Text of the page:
Work from home?

Companies that don’t rely on an office setting or welcoming customers could prepare by putting a work-from-home policy in place. Hopefully, by now, you and your employees know how to work from home and won’t have the problems many had adjusting to this setting at the beginning of the year.

If you’re in this situation and don’t already have a plan in place, start working on it ASAP. If you don’t have such a plan and need to close your store, you’ll be left scrambling to figure out how to mitigate your losses.

If you sell products

If you do have a store, you could open an eCommerce and start selling online to soften the blow. While this process could be a bit complicated if you’re not tech-savvy, it could be a lifesaver (consider hiring a freelance to help you with this step, that way, you’ll help someone that might need the work during this time while keeping your store -virtually- open).

If you already have an eCommerce, take advantage of the holidays to create sales and offers to improve your profits.

If you sell services

For service-related businesses—such as barbers and others—the only thing you may be able to do to prepare for a forced shutdown is to have enough cash on hand to weather the storm, as it would be tough to operate these businesses out of your home. 

Although, you could consider offering home services. For example, if you’re a barber, you could book appointments go to people’s houses to cut their hair—unless that’s specifically prohibited by the state of emergency in your locality.

The food industry

If you own a restaurant or bar, you will have to ensure the quarantine or state of emergency will allow for any home delivery services to work. If so, you can stay open during this time and keep money incoming. Make sure to have a trustworthy method of delivering your goods; it could either be an employee or a food delivery app.

Discover how this cleaning business owners is thriving during the pandemic

So, what can you do if your business needs to close temporarily?

Precisely what help will be available to you from the federal government isn’t entirely clear at this time, as Congress is still debating on what the second stimulus package will look like. They know they need to inject much-needed money into the economy; they just can’t get to agree how much it’s needed, though.

While president-elect Joe Biden has asked Congress to agree on a new stimulus round ASAP, it seems likely that we won’t see anything until January 2021.

So, at the moment, there is no personal (like the stimulus check) nor business aid (like the PPP or EIDL) from the government.

If you need to have cash on hand to strengthen your cash flows and prepare for what’s to come, a business loan is always a great option.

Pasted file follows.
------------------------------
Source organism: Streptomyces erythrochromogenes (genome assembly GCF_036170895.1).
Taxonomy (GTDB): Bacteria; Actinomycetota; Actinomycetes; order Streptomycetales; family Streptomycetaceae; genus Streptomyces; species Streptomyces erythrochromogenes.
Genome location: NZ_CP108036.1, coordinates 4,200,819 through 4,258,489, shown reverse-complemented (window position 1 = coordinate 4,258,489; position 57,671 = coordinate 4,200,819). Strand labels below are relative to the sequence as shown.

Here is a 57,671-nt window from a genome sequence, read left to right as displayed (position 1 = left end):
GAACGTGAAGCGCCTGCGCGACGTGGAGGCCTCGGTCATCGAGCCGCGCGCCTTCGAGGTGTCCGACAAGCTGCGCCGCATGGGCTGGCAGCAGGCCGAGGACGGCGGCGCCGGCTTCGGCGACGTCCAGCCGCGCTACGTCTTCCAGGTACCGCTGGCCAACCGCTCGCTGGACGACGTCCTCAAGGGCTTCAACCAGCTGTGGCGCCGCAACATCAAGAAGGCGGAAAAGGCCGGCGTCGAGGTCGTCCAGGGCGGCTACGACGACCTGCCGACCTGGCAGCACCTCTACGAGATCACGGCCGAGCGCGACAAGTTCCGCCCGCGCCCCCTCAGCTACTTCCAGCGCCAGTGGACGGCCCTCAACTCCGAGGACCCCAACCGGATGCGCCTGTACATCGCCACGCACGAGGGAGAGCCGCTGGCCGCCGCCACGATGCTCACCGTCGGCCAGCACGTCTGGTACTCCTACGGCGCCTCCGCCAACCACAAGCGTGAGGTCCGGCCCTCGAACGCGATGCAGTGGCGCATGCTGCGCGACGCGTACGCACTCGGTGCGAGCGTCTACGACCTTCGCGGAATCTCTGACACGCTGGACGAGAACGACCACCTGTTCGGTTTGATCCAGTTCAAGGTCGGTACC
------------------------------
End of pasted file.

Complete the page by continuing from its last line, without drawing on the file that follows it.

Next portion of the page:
In the meantime, make sure to review the “Opening Up America Again” Guidelines, they can help you refresh your memory on what are the best practices to follow depending on the restrictions in your state.

Also, the U.S. Department of Labor has many resources directly related to coronavirus that can help guide employers on what to do. This includes everything from ensuring workplace safety if you’re allowed to remain open to information about common issues both employers and workers may face when responding to the coronavirus.

On a local level, your state should also have a department similar to the federal Department of Labor that can provide assistance. Check your specific state’s employment department to find out what resources might be available to you.

We can also help you with educational resources that will allow you to prepare, face head-on, and win this fight against COVID and any future quarantines. We created one of the largest (if not the largest) bilingual information hub for small business owners.

COVID-19: Small Business Resources, coronavirus, Camino financial

COVID-19: Small Business Resources


Difficult times are not only ahead for many small businesses in America, but they may already be here. With the nation’s response to the new wave of coronavirus cases escalating by the day, you could find yourself in the precarious position of having to deal with a government-mandated quarantine once again.

If you do, you could find yourself needing some financial assistance to help you pay bills, meet payroll, or fund other business initiatives. We can help you during these difficult times to finance your business.

We are here to help you every day, and we live up to our motto of “No Business Left Behind” by making sure that our customers get the help they need when they need it.

If you are lucky enough not to have been affected by these new restrictions just yet, start planning now for how you can respond if, in fact, you need to close because of a quarantine.